Medicinal Secrets of the Magnificent Mushroom

On September 19, 1991, two German tourists hiking in the Alps came across what would become one of the greatest anthropological finds of the twentieth century. On a mountainside they discovered the mummified remains of a 5 thousand year old man, much of his body preserved by the ice and snow. Among this ancient iceman’s belongings were mushrooms. Experts believe the iceman used the mushrooms to soothe discomfort caused by the intestinal parasites found in his body. Could this be evidence that mushrooms are one of the world’s oldest natural medicines?


For most of Western history, mushrooms have been used primarily as a food source.


But the mushroom has a much different reputation in other areas of the world. It has long been part of a traditional medicine in Asia. The Chinese goddess of healing is often depicted holding a reishi mushroom – evidence of the high stature of the mushroom in Chinese medicine. In China and Japan, herbal doctors use mushrooms to treat numerous ailments, such as stomach and intestinal problems.


Mushrooms contain many vital nutrients, including protein, potassium, copper, niacin and folate. They’re also a good source of fiber.


While used medicinally in Asia for thousands of years, mushrooms have been analyzed by Western medicine only in the last 50 years. Hundreds of studies have looked at the role of mushrooms in treating cancer, cholesterol, high blood pressure and providing immune support. What we need now are large scale human trials.


We know that antioxidants are important in defending the body against disease. Certain varieties of mushrooms are higher in antioxidants than carrots, green beans or red peppers. Research conducted by Penn State University in 2005 discovered that mushrooms are 12 times higher in the antioxidant ergothioneine than wheat germ – previously considered one of the two highest sources of this antioxidant.


We can’t cover the health benefits of all mushrooms because there are nearly 40 thousand varieties. But here’s what we’ve discovered about the best known medicinal mushrooms.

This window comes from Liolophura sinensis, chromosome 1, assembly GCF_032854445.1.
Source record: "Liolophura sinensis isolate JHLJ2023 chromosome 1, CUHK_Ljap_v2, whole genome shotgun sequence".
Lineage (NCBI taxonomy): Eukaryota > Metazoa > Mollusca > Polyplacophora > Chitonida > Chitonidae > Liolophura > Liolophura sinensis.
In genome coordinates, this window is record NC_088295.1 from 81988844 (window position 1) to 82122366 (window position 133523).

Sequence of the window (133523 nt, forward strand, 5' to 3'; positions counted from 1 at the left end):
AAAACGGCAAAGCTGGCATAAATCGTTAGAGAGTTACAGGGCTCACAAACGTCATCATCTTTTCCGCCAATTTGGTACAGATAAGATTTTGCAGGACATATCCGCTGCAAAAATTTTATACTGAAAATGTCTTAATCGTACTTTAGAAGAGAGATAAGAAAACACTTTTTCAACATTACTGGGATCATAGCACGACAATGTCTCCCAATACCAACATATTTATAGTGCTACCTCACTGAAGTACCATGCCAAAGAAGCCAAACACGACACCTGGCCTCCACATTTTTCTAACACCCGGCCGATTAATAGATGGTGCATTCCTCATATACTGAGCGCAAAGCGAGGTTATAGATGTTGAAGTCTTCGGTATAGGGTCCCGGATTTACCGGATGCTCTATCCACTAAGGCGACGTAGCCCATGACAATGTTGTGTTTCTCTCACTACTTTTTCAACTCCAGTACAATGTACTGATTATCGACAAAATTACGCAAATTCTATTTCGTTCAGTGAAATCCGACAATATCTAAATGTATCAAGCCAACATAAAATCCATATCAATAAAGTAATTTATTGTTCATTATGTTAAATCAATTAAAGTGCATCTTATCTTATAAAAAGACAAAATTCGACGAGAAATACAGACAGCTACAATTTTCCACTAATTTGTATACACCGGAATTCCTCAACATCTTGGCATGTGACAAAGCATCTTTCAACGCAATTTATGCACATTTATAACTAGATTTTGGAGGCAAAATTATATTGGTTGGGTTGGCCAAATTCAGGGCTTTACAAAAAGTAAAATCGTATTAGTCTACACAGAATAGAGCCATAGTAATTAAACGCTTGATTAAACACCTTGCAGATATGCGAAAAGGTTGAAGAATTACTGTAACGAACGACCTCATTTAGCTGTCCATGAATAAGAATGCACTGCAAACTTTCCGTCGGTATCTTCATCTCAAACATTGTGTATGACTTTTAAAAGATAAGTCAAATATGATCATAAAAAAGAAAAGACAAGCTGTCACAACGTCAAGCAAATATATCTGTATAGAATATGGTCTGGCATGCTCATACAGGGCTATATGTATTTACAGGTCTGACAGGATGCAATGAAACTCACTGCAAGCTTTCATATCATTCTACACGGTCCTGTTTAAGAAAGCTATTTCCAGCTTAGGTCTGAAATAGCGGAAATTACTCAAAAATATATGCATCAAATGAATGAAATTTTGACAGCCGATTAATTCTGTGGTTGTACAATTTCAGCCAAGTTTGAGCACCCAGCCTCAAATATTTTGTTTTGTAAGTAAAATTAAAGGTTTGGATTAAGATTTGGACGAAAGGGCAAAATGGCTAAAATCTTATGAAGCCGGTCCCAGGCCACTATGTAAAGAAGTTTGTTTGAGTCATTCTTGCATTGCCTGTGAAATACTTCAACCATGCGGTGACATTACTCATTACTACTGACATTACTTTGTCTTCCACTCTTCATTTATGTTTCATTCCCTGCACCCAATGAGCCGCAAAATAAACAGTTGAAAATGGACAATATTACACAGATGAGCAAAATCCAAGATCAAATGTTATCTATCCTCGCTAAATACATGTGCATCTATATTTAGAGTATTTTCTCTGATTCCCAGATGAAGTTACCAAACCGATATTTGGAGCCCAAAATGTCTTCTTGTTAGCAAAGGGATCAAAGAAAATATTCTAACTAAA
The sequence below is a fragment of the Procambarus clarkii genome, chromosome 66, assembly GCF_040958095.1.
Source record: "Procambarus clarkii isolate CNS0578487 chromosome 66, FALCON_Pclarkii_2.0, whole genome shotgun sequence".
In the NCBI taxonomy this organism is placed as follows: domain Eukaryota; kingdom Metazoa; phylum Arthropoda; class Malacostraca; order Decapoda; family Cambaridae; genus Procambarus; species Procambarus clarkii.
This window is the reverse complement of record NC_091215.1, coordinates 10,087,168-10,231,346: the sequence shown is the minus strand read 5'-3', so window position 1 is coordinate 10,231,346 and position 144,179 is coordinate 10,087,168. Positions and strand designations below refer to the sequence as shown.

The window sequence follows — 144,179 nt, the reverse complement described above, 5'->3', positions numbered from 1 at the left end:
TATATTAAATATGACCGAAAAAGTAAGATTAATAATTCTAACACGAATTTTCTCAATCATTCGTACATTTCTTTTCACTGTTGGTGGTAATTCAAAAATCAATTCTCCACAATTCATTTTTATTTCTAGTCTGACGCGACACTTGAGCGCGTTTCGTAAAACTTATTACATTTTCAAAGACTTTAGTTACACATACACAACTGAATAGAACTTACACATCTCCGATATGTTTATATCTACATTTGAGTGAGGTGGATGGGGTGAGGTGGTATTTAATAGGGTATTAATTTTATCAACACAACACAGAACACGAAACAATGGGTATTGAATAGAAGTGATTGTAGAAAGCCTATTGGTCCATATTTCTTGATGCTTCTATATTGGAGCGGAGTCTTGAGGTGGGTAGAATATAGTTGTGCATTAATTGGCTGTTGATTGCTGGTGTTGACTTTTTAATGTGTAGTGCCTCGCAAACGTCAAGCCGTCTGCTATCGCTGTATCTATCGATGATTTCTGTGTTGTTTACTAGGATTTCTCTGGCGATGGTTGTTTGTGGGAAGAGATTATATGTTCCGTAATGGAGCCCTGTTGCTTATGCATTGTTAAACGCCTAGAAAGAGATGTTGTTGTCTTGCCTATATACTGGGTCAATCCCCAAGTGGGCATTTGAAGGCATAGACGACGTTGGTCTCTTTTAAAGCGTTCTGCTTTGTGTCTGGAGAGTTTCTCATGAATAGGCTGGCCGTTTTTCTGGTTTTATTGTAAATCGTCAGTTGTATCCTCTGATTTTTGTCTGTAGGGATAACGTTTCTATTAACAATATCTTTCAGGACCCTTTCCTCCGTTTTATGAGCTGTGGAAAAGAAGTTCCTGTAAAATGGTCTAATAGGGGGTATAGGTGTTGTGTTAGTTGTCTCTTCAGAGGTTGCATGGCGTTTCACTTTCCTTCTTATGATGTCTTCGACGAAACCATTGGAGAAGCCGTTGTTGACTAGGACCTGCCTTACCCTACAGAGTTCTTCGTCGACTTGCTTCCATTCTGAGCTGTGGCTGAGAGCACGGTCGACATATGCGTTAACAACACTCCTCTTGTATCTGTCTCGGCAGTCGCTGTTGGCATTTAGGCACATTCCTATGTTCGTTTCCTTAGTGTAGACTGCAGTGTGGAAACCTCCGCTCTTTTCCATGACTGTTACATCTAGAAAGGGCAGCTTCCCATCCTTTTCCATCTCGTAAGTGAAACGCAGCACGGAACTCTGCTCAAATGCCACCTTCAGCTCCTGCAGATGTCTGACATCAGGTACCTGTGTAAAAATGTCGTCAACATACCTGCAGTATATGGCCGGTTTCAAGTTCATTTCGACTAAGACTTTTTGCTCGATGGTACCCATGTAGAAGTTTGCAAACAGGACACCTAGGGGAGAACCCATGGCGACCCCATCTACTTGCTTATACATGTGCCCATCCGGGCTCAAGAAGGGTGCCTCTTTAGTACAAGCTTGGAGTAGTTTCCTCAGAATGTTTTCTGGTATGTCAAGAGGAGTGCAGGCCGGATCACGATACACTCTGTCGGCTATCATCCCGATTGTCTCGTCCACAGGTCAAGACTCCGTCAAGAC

Maitake – Studies confirm maitake activates various immune cells that attack cancer. Animal studies show it many prove especially important against cancer of the skin, bladder, stomach and bone. It also seems to play a role in helping to stop cancer from spreading to other areas of the body.


Shiitake – For almost 40 years, research on this species of mushroom shows it helps the liver speed cholesterol processing, thereby reducing levels. Substances found in shiitake mushrooms can be formidable opponents against HIV. They may block HIV from disrupting the body’s virus fighting T cells. Like the maitake, the shiitake mushroom appears to be a potent anti-cancer nutrient. As well as its delicious taste, the shiitake is low in glucose and sodium but rich in potassium and zinc.


The U.S. Agricultural Research Service released a study in 2008 that shows the way shiitake is grown may impact its medicinal power. When it’s grown on logs, the shiitake mushroom contains up to 70% more high-molecular-weight polysaccharides, which boost immune function.[i]


Reishi – It’s shown to be effective in reducing coughing and treating respiratory problems like asthma. Because of its anti-inflammatory properties, the reishi mushroom is widely used in Asia for treating arthritis. The Chinese and Japanese believe it can also elevate mood and heightens a person’s spirituality.


Oyster – This mushroom could be a powerful ally in cardiovascular health. Scientists discovered the oyster mushroom is a natural source of the drug lovastatin, a cholesterol lowering medication.[ii]


Portabella and Criminis – These two species of mushroom are high in the antioxidant ergothioneine.


White Button – It’s the most consume mushroom species in North America. The white button was believed to have few medicinal properties compared to its cousins like shiitake, maitake and reishi. But new research from France found “the radical scavenging properties of the button mushroom are comparable to other edible mushrooms…”[iii]


And here’s some more good news about mushrooms: they’re able to retain most of their antioxidant properties when cooked. So next time you’re in the produce section be sure to add plenty of mushrooms to your shopping cart.



[i] “Supporting Small Farm Success with Shiitakes” – Agricultural Research Service, June 25, 2008

[ii] Gunde-Cimerman N, Cimerman A. (Mar 1995) “Pleurotus fruiting bodies contain the inhibitor of 3-hydroxy-3-methylglutaryl-coenzyme A reductase-lovastatin.” Exp Mycol. 19 (1): 1-6, doi:10.1106/emyc.1995.100

[iii] “Radical-scavenging properties of extracts from the white button mushroom, Agaricus bisporus” Journal of the Science of Food and Agriculture, Vol. 88 Issue 6, pgs. 970-975.


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